Myomas: the answers to 6 common questions
What are they?
Myomas are growths of muscle tissue that form in the uterine cavity. They can vary in size but are usually not larger than 4 or 5 cm. They are the most common benign tumour in the female genital system and affect an estimated one in five women of childbearing age.
Why do they appear?
They are caused by the proliferation of cells in the uterine wall. While the cause is still unknown, they are associated with the production of oestrogen, which promotes their growth.
How do they differ from a cyst or polyp?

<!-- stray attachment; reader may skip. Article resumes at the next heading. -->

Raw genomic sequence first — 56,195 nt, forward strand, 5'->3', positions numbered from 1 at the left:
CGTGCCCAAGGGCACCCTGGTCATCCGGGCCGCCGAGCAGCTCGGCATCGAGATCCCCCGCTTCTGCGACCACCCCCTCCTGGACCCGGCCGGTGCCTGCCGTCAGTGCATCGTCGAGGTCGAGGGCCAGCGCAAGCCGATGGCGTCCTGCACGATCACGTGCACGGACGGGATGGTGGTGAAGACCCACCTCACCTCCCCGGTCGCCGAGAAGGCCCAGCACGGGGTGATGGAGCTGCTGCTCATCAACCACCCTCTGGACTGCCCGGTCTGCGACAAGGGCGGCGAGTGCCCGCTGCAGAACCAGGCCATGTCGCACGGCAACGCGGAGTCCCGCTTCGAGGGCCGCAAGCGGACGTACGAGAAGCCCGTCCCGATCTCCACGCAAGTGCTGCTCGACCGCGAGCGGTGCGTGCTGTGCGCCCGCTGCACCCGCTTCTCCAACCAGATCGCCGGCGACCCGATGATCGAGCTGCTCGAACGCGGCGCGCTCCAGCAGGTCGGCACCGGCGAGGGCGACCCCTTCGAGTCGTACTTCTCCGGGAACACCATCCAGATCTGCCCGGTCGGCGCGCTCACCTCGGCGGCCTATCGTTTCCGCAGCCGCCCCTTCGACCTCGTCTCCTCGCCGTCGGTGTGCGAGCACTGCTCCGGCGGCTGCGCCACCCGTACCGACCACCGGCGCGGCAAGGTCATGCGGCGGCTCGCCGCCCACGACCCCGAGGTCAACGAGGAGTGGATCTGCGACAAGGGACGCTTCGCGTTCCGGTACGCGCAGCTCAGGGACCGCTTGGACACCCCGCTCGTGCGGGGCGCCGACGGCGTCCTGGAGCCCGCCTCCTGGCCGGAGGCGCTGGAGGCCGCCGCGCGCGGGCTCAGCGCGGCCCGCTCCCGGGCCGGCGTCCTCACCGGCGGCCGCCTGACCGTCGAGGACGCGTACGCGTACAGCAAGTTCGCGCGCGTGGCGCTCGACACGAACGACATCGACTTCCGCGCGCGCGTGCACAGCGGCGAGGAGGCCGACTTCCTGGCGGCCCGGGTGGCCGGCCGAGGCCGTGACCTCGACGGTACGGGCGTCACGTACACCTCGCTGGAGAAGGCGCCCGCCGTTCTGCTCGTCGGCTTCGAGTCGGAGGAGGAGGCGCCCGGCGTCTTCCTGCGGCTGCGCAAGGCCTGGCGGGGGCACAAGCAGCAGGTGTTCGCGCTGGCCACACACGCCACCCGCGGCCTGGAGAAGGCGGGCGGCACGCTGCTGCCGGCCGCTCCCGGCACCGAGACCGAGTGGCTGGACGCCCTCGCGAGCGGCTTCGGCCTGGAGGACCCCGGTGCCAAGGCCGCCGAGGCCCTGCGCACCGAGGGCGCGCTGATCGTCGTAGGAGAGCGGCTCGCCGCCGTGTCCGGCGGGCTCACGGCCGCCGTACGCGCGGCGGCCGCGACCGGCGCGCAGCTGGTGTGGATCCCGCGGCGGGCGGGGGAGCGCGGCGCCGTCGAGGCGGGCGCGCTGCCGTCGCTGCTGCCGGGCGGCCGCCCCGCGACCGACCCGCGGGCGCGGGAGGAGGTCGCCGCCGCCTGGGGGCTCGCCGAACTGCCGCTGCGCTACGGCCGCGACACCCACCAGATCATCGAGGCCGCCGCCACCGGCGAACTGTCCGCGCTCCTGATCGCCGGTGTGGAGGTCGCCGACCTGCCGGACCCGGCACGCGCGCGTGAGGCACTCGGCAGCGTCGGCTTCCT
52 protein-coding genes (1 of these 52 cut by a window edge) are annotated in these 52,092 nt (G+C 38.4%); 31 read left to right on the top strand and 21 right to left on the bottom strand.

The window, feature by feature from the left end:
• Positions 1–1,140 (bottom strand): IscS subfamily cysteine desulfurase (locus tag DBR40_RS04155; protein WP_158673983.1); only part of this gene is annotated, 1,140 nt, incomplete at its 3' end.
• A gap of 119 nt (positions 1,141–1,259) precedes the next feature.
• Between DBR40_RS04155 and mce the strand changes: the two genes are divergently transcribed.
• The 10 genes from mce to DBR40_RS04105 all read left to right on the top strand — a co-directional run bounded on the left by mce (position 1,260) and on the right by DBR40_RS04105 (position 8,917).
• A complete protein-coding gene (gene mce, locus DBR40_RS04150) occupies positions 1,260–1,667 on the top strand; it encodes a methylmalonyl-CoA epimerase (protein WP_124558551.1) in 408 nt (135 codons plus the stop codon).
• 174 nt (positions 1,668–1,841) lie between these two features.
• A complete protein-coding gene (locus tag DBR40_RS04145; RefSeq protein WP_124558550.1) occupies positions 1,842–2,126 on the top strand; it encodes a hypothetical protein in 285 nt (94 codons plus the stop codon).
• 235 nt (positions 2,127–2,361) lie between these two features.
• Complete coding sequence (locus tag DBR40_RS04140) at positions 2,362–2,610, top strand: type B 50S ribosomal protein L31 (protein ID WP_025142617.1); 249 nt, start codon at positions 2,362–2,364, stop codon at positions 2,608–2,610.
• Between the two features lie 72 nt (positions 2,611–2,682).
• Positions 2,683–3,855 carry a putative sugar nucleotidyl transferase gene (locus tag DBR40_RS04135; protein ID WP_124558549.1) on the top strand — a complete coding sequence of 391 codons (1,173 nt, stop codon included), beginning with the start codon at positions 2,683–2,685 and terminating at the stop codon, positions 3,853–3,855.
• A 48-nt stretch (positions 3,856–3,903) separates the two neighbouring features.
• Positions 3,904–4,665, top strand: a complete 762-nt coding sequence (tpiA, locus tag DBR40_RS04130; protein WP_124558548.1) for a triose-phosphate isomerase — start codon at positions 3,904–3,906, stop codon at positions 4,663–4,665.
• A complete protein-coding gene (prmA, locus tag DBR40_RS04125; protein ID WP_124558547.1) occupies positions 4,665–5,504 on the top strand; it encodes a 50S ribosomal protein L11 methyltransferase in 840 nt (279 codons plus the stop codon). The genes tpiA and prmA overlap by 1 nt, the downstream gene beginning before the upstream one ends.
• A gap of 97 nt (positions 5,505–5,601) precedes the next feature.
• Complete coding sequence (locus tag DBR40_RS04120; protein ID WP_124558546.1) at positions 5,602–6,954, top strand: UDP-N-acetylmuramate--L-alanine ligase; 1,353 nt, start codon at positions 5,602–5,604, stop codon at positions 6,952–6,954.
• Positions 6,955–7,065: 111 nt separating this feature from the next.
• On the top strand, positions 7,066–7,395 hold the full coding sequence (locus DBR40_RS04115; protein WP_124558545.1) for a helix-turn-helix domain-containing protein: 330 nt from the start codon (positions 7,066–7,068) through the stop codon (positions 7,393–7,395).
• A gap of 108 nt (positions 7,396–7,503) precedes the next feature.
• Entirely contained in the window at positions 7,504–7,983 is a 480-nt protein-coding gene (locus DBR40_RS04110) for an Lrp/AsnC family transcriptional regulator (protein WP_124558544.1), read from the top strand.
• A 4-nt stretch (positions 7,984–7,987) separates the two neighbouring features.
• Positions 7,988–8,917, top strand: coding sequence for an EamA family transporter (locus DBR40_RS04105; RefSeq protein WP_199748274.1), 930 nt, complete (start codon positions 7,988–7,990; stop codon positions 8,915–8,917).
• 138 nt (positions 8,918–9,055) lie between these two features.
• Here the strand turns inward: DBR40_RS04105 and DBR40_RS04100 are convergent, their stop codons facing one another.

Cysts are found in the ovaries and fibroids and polyps in the uterus. Usually, polyps are also benign, but smaller than myomas.
How are they detected?
They can be detected during routine ultrasound examinations performed at gynaecological check-ups.
Can they cause cancer?
Most are benign and there is only a very small chance that a diagnosed myoma will become malignant.
Do they have to be removed?
Only when they are very large, cause discomfort or grow a lot in a small space of time. There are drugs to help control the bleeding, but not the growth. It is important to have them monitored regularly.